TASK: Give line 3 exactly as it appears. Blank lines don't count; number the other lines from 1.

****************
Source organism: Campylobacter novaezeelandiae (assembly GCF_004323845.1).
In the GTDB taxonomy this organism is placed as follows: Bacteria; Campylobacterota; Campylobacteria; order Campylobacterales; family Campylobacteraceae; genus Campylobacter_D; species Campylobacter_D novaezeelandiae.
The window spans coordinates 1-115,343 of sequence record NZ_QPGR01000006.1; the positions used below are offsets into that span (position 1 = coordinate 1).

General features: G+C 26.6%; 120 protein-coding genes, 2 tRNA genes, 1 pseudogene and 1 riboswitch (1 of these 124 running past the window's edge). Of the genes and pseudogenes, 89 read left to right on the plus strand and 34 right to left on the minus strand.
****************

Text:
The window spans coordinates 1-115,343 of sequence record NZ_QPGR01000006.1; the positions used below are offsets into that span (position 1 = coordinate 1).